The highest court in the state of Illinois heard oral arguments in a challenge to the state’s Firearms Owner ID card on Tuesday, and the upcoming decision has the potential to undo one of the state’s biggest gun control laws.
The case involves a woman in Wabash County, Illinois who lost her right to keep and bear arms after a misdemeanor domestic violence conviction. Shawna Johnson’s attorney says she didn’t have the money to fight the charge filed by an ex, and agreed to a plea deal to a lesser charge after the state’s attorney told her she would “maybe” lose her FOID card for a “short time”, but if that happened, it wouldn’t amount to a permanent revocation of her rights. Johnson agreed, and in 2001 was sentenced to time served and levied a fine of $50.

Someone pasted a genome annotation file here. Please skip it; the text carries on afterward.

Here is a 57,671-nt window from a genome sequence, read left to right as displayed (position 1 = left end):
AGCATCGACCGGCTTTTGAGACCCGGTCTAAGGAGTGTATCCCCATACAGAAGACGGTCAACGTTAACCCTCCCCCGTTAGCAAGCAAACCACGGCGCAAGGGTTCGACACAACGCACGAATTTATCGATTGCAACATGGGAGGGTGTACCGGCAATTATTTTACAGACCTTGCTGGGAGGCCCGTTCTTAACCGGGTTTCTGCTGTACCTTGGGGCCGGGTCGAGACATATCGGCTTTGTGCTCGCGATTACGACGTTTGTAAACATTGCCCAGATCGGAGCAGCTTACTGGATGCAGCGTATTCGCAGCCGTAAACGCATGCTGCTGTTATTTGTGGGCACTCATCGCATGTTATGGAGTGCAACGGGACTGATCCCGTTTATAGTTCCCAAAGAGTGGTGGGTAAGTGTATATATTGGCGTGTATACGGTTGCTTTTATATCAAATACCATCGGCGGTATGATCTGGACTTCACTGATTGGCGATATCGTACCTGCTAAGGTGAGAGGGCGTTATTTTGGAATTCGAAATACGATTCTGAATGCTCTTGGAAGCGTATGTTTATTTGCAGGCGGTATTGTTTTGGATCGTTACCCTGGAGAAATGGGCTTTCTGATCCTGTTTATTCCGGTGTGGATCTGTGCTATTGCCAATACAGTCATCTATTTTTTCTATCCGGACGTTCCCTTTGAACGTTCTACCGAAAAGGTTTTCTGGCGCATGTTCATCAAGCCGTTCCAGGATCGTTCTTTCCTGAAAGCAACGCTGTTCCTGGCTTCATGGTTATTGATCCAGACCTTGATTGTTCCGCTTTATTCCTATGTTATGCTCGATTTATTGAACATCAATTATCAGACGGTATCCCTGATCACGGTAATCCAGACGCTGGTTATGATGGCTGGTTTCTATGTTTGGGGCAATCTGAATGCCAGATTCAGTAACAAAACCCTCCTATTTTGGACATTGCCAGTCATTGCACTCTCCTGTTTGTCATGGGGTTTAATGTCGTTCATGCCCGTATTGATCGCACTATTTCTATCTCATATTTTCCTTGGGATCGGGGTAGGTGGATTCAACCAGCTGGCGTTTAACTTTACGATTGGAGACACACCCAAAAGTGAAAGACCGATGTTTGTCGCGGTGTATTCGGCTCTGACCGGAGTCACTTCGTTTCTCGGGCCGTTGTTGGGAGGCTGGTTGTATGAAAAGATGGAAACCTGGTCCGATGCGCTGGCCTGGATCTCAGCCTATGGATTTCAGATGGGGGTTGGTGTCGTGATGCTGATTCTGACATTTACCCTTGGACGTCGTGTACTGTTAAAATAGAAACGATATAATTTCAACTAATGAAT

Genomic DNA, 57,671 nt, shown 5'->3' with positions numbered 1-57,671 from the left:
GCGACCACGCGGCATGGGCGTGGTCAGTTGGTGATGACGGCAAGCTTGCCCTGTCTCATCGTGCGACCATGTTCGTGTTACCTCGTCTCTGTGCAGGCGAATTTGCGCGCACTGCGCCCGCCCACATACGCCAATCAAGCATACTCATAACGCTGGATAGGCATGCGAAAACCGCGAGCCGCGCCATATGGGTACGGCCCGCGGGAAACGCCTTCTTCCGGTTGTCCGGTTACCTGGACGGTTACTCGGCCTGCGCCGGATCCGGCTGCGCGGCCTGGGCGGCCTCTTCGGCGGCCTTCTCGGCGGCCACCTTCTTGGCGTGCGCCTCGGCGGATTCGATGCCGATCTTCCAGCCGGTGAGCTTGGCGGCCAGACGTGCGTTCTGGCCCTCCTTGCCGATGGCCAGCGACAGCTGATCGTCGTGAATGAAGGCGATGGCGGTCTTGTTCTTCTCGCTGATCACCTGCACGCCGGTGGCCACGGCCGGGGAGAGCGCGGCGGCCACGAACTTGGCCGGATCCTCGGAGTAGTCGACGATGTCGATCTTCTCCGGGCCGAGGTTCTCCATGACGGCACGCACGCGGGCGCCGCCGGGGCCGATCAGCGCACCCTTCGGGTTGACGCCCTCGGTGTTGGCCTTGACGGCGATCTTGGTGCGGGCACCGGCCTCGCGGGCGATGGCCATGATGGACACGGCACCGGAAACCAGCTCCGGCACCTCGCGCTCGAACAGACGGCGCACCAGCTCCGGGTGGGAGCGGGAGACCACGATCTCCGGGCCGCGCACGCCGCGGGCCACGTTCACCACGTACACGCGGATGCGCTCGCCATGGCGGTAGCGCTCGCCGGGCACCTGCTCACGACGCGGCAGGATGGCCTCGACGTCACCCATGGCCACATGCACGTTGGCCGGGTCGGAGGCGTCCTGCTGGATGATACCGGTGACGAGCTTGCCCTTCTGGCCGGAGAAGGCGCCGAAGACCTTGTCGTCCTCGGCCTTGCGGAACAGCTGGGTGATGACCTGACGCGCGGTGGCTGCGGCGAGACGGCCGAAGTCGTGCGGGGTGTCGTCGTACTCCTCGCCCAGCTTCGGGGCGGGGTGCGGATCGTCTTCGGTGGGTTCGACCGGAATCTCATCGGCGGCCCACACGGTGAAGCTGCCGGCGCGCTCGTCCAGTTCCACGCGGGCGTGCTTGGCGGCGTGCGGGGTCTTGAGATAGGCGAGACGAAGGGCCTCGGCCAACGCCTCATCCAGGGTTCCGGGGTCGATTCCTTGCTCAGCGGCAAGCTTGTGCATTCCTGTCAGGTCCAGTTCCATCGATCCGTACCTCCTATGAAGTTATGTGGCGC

In 2010, Johnson applied for and received a new FOID card, only to have it revoked by the county sheriff in 2012 after he learned of the domestic violence misdemeanor conviction. Both federal law and state statutes in Illinois prohibit firearms possession by those convicted of domestic violence misdemeanors, but the federal law has a carveout for individuals who have had their civil rights restored. As it turns out, since Johnson never actually served any time, it became a legal question as to whether or not she had her civil rights restored, and possibly whether she had ever lost them in the first place. Lawyers for Johnson and the Illinois State police argued back and forth as the case wound its way through the court system for several years until a circuit court judge in Illinois ruled in her favor in October of 2018. As her attorney told the Illinois Supreme Court in a briefing on the case,